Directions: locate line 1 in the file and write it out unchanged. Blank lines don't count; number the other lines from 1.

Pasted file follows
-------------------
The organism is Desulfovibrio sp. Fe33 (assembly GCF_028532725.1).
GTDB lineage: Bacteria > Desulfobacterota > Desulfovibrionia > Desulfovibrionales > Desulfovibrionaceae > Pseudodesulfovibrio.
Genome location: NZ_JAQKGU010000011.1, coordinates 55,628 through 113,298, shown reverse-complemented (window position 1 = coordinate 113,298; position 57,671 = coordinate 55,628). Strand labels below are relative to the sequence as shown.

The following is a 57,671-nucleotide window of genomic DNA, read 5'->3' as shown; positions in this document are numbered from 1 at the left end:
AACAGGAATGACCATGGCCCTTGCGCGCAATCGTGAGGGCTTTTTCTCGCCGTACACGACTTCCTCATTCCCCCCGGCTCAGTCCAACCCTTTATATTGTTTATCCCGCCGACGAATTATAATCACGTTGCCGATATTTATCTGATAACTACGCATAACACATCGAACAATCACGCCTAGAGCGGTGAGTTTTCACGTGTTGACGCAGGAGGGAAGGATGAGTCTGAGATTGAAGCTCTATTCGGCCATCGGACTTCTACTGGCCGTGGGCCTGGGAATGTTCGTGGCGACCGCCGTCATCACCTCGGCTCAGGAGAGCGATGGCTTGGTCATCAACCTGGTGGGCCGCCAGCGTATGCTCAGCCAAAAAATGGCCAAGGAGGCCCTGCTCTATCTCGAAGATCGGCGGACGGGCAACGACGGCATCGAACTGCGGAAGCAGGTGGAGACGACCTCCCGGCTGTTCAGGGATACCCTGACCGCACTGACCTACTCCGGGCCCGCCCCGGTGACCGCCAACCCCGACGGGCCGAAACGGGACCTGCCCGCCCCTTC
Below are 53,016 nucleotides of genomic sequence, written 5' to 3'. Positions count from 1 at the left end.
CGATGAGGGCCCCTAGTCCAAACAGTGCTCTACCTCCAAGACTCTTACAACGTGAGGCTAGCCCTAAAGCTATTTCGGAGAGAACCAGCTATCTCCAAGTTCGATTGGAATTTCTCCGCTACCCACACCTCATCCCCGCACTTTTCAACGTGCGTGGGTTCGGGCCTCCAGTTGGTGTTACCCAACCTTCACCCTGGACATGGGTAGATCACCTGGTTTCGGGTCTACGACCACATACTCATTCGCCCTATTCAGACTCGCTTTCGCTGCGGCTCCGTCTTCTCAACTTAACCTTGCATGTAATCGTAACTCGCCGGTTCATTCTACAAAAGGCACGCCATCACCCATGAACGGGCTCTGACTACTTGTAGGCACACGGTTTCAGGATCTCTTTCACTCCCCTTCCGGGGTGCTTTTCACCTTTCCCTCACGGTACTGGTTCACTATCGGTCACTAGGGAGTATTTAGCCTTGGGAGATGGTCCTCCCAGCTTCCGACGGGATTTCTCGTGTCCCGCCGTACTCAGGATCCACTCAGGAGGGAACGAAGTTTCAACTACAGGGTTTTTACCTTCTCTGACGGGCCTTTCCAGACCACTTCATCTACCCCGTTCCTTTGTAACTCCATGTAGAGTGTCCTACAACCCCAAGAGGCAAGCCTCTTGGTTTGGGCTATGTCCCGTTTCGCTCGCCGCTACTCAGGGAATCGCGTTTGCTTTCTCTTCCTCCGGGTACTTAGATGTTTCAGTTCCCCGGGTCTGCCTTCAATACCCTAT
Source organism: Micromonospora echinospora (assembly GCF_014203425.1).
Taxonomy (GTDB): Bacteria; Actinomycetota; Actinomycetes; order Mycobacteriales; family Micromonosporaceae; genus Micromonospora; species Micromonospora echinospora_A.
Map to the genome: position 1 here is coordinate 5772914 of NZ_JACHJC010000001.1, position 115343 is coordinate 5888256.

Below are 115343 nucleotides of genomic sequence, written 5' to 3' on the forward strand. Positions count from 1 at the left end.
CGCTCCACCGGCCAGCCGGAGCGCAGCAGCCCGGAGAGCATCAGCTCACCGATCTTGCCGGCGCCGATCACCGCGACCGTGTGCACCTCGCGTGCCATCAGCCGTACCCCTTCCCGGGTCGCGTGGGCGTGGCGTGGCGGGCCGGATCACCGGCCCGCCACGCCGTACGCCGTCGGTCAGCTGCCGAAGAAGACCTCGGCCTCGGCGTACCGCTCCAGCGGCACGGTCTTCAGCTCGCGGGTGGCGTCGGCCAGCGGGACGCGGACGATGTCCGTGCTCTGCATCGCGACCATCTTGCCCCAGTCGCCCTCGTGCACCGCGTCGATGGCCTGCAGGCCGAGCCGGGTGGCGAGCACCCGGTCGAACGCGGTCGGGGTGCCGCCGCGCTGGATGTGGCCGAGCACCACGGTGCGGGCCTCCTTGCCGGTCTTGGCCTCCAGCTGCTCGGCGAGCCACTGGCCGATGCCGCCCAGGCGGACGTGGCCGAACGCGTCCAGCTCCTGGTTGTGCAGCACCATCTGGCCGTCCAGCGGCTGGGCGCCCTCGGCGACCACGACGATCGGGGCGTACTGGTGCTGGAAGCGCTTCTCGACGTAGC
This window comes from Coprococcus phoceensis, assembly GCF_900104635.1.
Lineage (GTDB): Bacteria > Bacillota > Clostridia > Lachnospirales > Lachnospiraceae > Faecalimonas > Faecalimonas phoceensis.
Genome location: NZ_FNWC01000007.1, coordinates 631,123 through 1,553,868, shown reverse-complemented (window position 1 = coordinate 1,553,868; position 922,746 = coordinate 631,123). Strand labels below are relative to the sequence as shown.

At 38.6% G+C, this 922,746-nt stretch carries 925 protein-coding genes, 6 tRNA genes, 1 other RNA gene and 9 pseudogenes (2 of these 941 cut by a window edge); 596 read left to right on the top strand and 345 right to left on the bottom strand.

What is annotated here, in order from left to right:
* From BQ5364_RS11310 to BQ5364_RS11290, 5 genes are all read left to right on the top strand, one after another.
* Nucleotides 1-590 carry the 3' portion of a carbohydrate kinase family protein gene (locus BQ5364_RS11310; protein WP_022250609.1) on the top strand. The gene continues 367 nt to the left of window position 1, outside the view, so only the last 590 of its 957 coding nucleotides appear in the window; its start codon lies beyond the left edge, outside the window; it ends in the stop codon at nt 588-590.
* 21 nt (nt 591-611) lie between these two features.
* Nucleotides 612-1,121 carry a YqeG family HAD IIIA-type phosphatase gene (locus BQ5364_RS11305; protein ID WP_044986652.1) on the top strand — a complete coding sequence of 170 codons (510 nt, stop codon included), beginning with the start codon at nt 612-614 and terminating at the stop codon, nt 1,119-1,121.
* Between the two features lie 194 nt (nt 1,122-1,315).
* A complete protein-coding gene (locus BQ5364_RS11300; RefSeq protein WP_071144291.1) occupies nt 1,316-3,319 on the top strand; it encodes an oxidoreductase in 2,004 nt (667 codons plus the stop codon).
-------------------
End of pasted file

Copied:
The organism is Desulfovibrio sp. Fe33 (assembly GCF_028532725.1).